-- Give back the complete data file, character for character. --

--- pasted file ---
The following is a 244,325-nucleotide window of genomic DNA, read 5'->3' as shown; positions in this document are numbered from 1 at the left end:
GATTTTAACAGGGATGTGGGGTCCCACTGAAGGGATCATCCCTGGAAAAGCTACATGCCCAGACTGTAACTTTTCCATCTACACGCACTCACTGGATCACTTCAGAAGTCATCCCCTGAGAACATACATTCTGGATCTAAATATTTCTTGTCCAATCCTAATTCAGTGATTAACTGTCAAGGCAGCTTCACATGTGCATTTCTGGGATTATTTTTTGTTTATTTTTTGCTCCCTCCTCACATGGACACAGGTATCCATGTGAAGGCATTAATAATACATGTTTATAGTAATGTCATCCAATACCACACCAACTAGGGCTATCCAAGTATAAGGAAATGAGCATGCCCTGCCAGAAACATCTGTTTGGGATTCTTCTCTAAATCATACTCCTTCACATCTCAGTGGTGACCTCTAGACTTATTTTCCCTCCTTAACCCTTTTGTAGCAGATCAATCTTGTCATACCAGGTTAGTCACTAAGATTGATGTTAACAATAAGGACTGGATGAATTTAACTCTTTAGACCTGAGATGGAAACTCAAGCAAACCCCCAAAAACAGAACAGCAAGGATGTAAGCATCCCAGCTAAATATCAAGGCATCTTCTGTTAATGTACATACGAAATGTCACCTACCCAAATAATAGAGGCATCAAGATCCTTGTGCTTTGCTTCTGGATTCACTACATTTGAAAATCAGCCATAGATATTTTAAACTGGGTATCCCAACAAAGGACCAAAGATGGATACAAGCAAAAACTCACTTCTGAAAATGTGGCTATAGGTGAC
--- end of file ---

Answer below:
The following is a 244,325-nucleotide window of genomic DNA, read 5'->3' as shown; positions in this document are numbered from 1 at the left end:
GATTTTAACAGGGATGTGGGGTCCCACTGAAGGGATCATCCCTGGAAAAGCTACATGCCCAGACTGTAACTTTTCCATCTACACGCACTCACTGGATCACTTCAGAAGTCATCCCCTGAGAACATACATTCTGGATCTAAATATTTCTTGTCCAATCCTAATTCAGTGATTAACTGTCAAGGCAGCTTCACATGTGCATTTCTGGGATTATTTTTTGTTTATTTTTTGCTCCCTCCTCACATGGACACAGGTATCCATGTGAAGGCATTAATAATACATGTTTATAGTAATGTCATCCAATACCACACCAACTAGGGCTATCCAAGTATAAGGAAATGAGCATGCCCTGCCAGAAACATCTGTTTGGGATTCTTCTCTAAATCATACTCCTTCACATCTCAGTGGTGACCTCTAGACTTATTTTCCCTCCTTAACCCTTTTGTAGCAGATCAATCTTGTCATACCAGGTTAGTCACTAAGATTGATGTTAACAATAAGGACTGGATGAATTTAACTCTTTAGACCTGAGATGGAAACTCAAGCAAACCCCCAAAAACAGAACAGCAAGGATGTAAGCATCCCAGCTAAATATCAAGGCATCTTCTGTTAATGTACATACGAAATGTCACCTACCCAAATAATAGAGGCATCAAGATCCTTGTGCTTTGCTTCTGGATTCACTACATTTGAAAATCAGCCATAGATATTTTAAACTGGGTATCCCAACAAAGGACCAAAGATGGATACAAGCAAAAACTCACTTCTGAAAATGTGGCTATAGGTGAC